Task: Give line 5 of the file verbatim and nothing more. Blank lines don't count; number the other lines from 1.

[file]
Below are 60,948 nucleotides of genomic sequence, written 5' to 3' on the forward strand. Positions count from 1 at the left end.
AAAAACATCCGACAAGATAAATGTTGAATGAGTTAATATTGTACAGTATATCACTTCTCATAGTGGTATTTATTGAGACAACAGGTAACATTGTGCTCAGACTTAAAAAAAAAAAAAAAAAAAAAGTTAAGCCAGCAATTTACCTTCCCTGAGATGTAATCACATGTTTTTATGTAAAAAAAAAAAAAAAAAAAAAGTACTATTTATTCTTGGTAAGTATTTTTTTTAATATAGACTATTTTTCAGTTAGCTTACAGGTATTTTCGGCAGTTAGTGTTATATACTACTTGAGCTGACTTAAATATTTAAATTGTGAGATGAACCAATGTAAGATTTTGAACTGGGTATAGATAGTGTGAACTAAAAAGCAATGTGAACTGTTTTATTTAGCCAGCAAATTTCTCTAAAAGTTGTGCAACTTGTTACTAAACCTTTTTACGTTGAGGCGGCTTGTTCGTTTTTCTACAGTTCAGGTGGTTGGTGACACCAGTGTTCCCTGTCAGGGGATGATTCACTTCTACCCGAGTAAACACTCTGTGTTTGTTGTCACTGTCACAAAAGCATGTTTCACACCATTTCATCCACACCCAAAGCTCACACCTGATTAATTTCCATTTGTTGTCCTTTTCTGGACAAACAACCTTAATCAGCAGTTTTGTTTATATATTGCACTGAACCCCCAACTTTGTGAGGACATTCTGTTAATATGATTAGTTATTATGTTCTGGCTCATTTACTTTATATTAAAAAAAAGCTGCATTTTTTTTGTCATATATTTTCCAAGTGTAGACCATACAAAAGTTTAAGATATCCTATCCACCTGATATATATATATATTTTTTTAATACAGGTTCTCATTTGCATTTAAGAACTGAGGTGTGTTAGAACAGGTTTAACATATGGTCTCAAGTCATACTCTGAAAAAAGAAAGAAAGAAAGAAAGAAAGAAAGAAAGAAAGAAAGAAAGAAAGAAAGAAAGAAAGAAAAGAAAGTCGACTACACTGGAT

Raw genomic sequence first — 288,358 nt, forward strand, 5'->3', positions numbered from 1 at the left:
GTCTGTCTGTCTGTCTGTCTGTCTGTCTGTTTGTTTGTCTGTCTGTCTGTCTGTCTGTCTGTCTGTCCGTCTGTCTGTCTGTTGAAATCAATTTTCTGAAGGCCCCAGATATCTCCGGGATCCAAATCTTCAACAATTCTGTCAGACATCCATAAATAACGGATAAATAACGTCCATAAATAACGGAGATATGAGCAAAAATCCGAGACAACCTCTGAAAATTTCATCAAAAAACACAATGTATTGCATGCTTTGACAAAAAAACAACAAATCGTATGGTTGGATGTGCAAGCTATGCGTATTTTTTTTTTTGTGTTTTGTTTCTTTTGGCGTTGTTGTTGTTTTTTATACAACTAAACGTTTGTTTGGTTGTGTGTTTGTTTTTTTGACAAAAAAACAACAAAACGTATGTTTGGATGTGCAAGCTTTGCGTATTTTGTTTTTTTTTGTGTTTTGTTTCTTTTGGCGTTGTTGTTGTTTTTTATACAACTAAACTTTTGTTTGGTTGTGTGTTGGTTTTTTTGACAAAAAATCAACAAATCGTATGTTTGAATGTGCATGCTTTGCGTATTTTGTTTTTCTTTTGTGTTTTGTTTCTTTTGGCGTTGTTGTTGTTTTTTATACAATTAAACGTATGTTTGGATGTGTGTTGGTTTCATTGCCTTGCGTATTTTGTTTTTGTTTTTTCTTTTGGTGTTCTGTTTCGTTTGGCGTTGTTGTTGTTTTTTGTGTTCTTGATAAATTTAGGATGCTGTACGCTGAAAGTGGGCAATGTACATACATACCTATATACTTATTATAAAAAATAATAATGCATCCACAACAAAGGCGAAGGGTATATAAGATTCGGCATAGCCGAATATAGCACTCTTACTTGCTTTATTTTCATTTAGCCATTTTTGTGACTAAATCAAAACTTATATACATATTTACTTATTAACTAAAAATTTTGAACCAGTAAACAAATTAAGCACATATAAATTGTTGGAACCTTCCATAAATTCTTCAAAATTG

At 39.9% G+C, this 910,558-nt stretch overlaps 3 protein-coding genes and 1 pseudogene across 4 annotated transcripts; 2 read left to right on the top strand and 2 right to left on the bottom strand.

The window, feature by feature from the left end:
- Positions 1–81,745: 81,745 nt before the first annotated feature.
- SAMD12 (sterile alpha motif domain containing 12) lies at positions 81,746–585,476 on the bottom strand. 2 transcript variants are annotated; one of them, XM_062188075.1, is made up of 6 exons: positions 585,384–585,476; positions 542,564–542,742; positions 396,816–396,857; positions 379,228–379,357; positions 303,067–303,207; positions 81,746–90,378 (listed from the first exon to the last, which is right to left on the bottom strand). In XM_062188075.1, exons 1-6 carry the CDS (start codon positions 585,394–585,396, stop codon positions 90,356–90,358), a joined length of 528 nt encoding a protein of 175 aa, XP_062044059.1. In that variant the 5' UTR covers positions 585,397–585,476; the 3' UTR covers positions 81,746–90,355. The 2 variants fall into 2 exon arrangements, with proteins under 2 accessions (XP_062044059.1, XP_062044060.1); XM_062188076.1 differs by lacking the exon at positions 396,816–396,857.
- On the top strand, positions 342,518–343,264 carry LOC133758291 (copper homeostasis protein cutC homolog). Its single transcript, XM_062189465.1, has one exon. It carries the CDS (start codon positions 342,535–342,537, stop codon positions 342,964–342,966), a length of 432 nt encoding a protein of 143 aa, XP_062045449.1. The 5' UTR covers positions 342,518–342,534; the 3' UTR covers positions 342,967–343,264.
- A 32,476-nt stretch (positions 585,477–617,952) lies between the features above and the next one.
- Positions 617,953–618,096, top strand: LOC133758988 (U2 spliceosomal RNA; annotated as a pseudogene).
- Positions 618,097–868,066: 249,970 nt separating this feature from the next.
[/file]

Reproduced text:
At 39.9% G+C, this 910,558-nt stretch overlaps 3 protein-coding genes and 1 pseudogene across 4 annotated transcripts; 2 read left to right on the top strand and 2 right to left on the bottom strand.